On December 22nd 2015, the National Association of Realtors (NAR) released their latest Existing Home Sales Report which covered sales in November. The report revealed that sales:
“…fell 10.5 percent to a seasonally adjusted annual rate of 4.76 million in November (lowest since April 2014 at 4.75 million)…”
That revelation gave birth to a series of industry articles, some of which quoted pundits questioning whether the housing market was slowing. In actuality, there is one rather simple explanation to much of the falloff in sales last month. It is likely the implementation of the “Know Before You Owe” mortgage rule, commonly known as the TILA-RESPA Integrated Disclosure (TRID) rule, which went into effect on October 3. These regulations caused house closings to be delayed by an extra three days in November as shown in the graph below.
Three days might sound like a minimal difference. However, since there are only approximately 20 days in a month that a closing would normally take place (Mondays through Fridays), losing three days constitutes well over 10% of all closings. These sales are not lost. They are just moved into the next month’s numbers. In aDS News article on the subject also posted on December 22nd, Auction.com EVP Rick Sharga explained:
“The most likely cause for the weak sales numbers is a delay in processing loans due to the new TRID mortgage requirements imposed by the CFPB. This is the biggest change in mortgage document processing in many years, and there have been numerous reports within the industry of problems implementing the process and the new documentation that comes with it.”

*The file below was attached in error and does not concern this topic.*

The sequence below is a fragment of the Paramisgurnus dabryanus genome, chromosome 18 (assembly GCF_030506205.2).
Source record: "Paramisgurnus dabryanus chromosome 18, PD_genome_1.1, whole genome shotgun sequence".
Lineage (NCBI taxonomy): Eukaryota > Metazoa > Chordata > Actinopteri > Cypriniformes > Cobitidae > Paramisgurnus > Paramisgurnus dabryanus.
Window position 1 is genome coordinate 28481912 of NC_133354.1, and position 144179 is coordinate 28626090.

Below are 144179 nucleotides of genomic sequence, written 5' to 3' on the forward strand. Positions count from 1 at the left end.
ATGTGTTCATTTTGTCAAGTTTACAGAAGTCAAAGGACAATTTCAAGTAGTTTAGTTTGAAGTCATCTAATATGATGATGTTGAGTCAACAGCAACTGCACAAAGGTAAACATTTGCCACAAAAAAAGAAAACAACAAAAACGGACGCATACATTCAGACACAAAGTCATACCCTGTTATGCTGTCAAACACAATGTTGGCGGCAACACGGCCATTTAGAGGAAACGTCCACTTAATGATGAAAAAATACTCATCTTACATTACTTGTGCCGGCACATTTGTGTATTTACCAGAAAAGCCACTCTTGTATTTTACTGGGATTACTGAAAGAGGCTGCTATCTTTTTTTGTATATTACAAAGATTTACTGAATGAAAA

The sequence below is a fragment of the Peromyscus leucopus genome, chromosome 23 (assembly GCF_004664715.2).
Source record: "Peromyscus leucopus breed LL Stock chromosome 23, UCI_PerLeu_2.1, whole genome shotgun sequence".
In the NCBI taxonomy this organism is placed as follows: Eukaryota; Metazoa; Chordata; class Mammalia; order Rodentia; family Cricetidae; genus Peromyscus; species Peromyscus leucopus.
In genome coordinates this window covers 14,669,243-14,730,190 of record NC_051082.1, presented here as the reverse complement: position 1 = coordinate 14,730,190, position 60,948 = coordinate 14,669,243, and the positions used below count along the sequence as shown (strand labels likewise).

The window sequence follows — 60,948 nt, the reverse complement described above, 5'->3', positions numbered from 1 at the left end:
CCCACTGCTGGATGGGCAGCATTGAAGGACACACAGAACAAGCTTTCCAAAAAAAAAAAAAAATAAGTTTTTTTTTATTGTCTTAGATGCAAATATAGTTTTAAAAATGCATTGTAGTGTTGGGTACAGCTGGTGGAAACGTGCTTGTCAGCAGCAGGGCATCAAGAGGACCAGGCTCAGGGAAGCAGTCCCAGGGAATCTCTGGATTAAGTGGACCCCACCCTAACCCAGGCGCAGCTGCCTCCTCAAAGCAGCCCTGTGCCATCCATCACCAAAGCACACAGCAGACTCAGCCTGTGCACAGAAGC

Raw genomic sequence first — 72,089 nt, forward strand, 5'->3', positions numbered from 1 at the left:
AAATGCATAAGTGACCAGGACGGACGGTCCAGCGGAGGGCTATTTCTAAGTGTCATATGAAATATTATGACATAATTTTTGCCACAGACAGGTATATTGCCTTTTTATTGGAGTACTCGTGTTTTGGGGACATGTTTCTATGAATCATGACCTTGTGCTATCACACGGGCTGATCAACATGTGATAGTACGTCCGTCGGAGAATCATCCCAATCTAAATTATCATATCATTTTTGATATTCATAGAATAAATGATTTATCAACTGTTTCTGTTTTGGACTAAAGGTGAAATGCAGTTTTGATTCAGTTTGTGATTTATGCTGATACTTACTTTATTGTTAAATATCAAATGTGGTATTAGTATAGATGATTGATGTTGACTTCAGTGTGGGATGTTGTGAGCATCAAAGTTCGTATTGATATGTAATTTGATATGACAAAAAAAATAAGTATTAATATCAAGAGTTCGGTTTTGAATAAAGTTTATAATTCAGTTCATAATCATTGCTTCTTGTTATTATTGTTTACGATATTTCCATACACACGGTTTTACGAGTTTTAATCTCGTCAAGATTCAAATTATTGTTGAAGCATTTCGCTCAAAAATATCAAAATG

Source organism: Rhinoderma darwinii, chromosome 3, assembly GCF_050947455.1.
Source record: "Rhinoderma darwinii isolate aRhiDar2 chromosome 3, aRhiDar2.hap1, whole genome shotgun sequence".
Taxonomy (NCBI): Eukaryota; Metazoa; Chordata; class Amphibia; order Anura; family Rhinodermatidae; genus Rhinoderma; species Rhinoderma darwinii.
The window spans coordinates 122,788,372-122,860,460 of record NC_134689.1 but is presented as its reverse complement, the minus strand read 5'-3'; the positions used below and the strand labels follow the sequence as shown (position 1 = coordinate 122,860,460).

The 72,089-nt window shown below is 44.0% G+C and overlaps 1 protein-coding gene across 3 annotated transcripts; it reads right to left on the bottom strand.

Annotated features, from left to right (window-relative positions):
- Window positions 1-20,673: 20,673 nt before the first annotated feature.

So how is the housing market actually doing?
A better way to look at how well the housing market is doing is to look at the Foot Traffic Report from NAR which quantifies the number of prospective buyers that are actively looking for a home at the current time:
We can see immediately that demand to buy single family homes is increasing over the last few months – not decreasing.
No matter what last month’s sales numbers show, the housing market is still doing well as demand remains strong.
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As a seller, you will be most concerned about ‘short term price’ – where home values are headed over the next six months. As a buyer, you must be concerned not about price but instead about the ‘long term cost’ of the home.
The Mortgage Bankers Association (MBA), the National Association of Realtors, Fannie Mae and Freddie Mac all projected that mortgage interest rates will increase by about three-quarters of a percentage point over the next twelve months.
According to CoreLogic’s most recent Home Price Index Report, home prices will appreciate by 5.2% over the next 12 months.
What Does This Mean as a Buyer?
Here is a simple demonstration of what impact an interest rate increase would have on the mortgage payment of a home selling for approximately $250,000 today if home prices appreciate by the 5.2% predicted by CoreLogic over the next twelve months:
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